Je­sus called him “the Fa­ther of Lies,” (which is also the def­i­ni­tion of a nov­el­ist).

Not con­tent with this ab­so­lute divi­sion be­tween the Supreme Good and the Supreme

Bad, the Sufi poet Al-ghaz­ali imag­ined an al­ibi for the Devil and wrote that when the an­gels, at the bid­ding of God, pros­trated them­selves in front of the newly cre­ated Adam, only the Devil re­fused, say­ing that God’s com­mand was a test, be­cause “Heaven for­bid that any­one wor­ship any­one ex­cept the One Almighty.” Al-ghaz­ali doesn't say how God re­warded his faith­ful ser­vant, but in other re­li­gions, the Devil con­tin­ues to be the un­re­lent­ing en­emy of hu­mankind.

Au­gus­tine saw him as de­lib­er­ately set­ting a bad ex­am­ple and ar­gued that “when man lives ac­cord­ing to man, not ac­cord­ing to God, he is like the Devil.” Ear­lier, in the sec­ond cen­tury, Apelles said that the Devil was a demi­urge who had in­spired the Old Tes­ta­ment prophets. Dante wisely placed the Devil right in the cen­tre of the Earth, where the most beau­ti­ful of an­gels fell af­ter his re­bel­lion, caus­ing the lands of the South­ern hemi­sphere to re­treat in hor­ror, leav­ing an aquatic world senza gente. Luther (like St. An­thony be­fore him) saw the Devil as a tempt­ing nui­sance and fa­mously threw an inkwell at him, leav­ing a stain on the wall of the study in Wart­burg Cas­tle that could still be seen a cen­tury ago. Mil­ton imag­ined the Devil as a sort of Moëbius strip (“Which way I fly is Hell; my­self am Hell”). Goethe, with a pinch of com­pas­sion, sug­gested that the Devil tempts hu­mans be­cause he is mis­er­able and so­la­men mis­eris so­cios habuisse do­loris (“mis­ery seeks com­pan­ions”).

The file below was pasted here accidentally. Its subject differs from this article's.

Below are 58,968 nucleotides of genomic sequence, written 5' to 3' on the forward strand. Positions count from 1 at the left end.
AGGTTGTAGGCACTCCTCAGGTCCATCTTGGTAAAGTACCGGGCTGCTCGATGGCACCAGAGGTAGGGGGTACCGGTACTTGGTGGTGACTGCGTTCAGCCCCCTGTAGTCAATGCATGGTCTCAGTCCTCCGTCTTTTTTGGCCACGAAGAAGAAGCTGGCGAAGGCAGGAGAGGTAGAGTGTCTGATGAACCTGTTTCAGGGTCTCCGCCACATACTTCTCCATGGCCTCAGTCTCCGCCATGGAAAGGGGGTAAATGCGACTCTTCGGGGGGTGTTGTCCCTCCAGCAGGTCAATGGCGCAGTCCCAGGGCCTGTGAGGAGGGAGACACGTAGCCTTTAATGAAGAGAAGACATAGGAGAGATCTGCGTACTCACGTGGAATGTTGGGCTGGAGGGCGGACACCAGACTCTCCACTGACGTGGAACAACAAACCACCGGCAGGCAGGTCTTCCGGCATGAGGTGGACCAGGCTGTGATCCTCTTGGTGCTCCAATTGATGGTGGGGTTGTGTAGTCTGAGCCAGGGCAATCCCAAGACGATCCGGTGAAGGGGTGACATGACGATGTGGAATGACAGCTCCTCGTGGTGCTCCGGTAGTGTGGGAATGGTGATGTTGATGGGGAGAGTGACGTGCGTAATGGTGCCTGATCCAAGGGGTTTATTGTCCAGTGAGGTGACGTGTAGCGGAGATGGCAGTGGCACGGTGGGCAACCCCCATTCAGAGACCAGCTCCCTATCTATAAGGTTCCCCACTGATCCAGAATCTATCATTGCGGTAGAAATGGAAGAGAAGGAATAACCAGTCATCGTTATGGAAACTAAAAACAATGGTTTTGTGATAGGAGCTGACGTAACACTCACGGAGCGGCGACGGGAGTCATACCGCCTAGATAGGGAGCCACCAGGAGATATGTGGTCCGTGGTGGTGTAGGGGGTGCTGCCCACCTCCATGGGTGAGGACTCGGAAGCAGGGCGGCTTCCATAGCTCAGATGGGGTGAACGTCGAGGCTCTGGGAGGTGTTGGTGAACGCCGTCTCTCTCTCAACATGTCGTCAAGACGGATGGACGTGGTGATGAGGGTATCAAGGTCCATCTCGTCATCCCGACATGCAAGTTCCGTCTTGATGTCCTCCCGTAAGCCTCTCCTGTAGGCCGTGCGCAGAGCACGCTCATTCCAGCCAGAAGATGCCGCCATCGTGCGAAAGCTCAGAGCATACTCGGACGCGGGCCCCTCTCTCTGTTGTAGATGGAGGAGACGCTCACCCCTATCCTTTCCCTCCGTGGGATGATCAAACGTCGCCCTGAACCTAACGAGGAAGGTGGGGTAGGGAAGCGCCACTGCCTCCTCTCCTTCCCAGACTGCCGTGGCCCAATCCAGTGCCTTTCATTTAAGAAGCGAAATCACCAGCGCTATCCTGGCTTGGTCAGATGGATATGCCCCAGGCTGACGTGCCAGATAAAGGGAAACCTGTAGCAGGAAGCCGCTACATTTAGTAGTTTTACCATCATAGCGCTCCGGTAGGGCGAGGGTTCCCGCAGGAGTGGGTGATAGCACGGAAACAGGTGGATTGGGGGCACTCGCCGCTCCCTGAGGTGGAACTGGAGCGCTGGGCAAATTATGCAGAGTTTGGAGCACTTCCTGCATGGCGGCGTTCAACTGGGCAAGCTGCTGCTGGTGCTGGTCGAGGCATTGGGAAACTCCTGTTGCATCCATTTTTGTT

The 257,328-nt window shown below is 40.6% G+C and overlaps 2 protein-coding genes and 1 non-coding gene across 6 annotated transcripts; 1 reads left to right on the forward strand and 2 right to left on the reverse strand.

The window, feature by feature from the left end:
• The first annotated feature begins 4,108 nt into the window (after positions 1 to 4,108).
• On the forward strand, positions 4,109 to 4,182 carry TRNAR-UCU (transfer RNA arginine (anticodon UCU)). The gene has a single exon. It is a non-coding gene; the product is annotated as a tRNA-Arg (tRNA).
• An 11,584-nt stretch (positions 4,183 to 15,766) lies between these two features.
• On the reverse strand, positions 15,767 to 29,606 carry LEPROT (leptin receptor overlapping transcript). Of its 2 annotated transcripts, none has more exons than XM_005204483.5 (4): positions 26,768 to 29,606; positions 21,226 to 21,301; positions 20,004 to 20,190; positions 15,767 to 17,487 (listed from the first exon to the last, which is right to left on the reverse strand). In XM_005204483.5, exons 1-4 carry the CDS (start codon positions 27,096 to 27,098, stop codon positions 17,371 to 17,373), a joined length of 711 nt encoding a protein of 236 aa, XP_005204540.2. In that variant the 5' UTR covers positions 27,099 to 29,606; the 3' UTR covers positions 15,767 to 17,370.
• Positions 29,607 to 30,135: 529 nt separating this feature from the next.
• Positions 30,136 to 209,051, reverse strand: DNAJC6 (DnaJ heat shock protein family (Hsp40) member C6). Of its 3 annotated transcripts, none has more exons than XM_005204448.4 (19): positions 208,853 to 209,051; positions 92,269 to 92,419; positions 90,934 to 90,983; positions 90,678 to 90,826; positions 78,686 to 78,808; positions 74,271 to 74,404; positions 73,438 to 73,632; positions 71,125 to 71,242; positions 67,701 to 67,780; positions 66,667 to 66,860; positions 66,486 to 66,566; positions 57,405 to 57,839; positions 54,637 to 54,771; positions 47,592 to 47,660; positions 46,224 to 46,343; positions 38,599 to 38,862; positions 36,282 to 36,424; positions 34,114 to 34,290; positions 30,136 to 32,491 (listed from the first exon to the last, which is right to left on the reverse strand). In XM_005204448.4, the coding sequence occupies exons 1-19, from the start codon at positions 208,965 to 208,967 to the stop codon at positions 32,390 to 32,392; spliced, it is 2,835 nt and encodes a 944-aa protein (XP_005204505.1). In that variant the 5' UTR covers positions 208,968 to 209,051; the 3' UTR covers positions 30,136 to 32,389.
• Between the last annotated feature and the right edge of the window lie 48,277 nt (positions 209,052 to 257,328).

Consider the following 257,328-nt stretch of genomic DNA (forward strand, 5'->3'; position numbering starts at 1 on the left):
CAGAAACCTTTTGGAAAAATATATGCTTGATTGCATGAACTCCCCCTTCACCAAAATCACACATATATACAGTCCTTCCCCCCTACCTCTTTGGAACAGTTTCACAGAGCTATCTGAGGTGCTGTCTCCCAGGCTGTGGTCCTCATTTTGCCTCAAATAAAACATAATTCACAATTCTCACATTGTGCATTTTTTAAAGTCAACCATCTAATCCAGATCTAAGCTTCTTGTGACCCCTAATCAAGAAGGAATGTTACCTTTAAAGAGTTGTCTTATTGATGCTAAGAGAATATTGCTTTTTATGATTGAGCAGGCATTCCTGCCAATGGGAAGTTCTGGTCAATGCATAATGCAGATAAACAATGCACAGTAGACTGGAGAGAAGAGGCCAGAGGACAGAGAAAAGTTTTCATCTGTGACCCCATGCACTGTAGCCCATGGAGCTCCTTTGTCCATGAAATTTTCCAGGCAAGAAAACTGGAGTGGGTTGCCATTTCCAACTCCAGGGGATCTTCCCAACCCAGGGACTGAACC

No doubt the Devil is still among us. Up to this day, in Aus­tria, Bavaria, Croa­tia, the Czech Repub­lic, Hun­gary, Slo­vakia, Slovenia and parts of North­ern Italy, the Devil (known in these re­gions as the Kram­pus) ac­com­pa­nies Fa­ther Christ­mas on his rounds, look­ing to shove naughty chil­dren into a sack and thrash them with bun­dles of birch. The Kram­pus­devil is an ugly horned crea­ture that pre­dates Chris­tian­ity, and car­ries chains to show that now he is bound to the will of the Church. On other oc­ca­sions the Devil has taken on the ap­pear­ance of a poo­dle, a snake, a dragon or even a gen­tle­man.